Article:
Archbishop Connolly joined Bishop John Joseph Lynch* of Toronto and Coadjutor Bishop Louis-François Laflèche* of Trois-Rivières as Canadian representatives to the Vatican Council of 1869–70. Connolly was a member of the minority who opposed the infallibility definition introduced at the council. He firmly believed in the principle of papal infallibility but felt that the political climate was not right for the church to confirm the doctrine. Connolly left Rome before the final vote was taken, but he quickly acquiesed in the majority decision.
Thomas Connolly’s greatest contribution to his country was his avid support of confederation. His influence upon the other bishops of Nova Scotia and New Brunswick led many of them also to become ardent supporters of the scheme. D’Arcy McGee* ranked Connolly and Oliver Mowat* of Ontario as two of the prime builders of confederation. His endeavours to heal the rift between confederate and repeal elements, and between Catholics and Protestants over the Fenian troubles, make him deserving of the eulogy of the Reverend George Grant*, a long-time friend: “He was a man of peace – ever seeking to build bridges rather than dig ditches between men of different creeds.”
[At one time there was reported to be a substantial collection of Connolly’s correspondence at the archives of the archdiocese of Halifax. Supposedly this collection was stolen by “an Englishman” nearly 20 years ago, and the authorities have never recovered it. The largest collection of Connolly’s letters was discovered at the archives of the diocese of Bathurst, N.B. (over 60 letters to one of his closest friends, Bishop James Rogers*). Another equally large and important collection was found among the papers of Abbot Bernard Smith, a Benedictine and member of the faculty of the American College in Rome. Smith was Connolly’s contact in Rome and represented him at the Vatican. A smaller collection was found among the papers of Bishop John Sweeney* of Saint John, N.B.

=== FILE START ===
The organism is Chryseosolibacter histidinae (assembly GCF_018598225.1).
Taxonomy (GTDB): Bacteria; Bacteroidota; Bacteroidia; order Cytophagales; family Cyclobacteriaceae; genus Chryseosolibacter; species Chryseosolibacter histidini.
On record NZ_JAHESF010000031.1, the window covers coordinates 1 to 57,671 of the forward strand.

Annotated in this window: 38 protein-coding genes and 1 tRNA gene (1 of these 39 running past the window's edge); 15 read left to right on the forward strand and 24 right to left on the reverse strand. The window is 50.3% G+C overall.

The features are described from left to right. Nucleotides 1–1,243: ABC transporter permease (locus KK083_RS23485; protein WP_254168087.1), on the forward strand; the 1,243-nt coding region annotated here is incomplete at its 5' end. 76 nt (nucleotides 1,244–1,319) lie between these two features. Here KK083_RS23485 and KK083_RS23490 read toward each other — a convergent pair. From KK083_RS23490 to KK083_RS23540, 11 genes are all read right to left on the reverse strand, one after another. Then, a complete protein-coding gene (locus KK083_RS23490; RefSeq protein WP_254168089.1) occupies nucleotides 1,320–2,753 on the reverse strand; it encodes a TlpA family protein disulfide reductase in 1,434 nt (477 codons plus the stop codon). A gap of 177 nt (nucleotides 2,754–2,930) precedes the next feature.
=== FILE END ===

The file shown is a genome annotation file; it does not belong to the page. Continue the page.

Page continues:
Letters dealing with Connolly’s political involvement are found in ANQ, Sir Hector-Louis Langevin, L12; PAC, MG 24, B29 (Howe papers), 17, 32; MG 26, A (Macdonald papers), 116, letter books, 11–13, 16, 18, 20; F (Tupper papers), 1–4; PRO 30/6 (Carnarvon papers), 137. The Vatican Archives contain letters and documents relating to the archdiocese of Halifax in the 1860s and 1870s, but these are mainly concerned with purely religious matters. Saunders, Three premiers of N.S., and [Charles Tupper], The life and letters of the Rt. Hon. Sir Charles Tupper, ed. E. M. Saunders (2v., London, 1916) contain correspondence between Tupper and Connolly about the school question. Many of these letters are not in the Tupper papers, but have often been quoted, and are generally accepted as valid. d.b.f.]
Public letters are in: [T. L. Connolly], “The archbishop of Halifax on the Irish in British and in republican America,” in T. D. McGee, The Irish position in British and in republican North America: a letter to the editors of the Irish press irrespective of party (2nd ed., Montreal, 1866), app.B; Morning Chronicle (Halifax), 14 Jan. 1865; Evening Express (Halifax), 16 Sept. 1867; British Colonist (Halifax), 30 Aug. 1872. An obituary is found in Acadian Recorder (Halifax), 28 July 1876. See also: “The late archbishop of Halifax, Nova Scotia,” Catholic World (New York), XXIV (1876–77), 136–42. F. J. Wilson, “The Most Reverend Thomas L. Connolly, archbishop of Halifax,” CCHA Report, 1943–44, 55–108.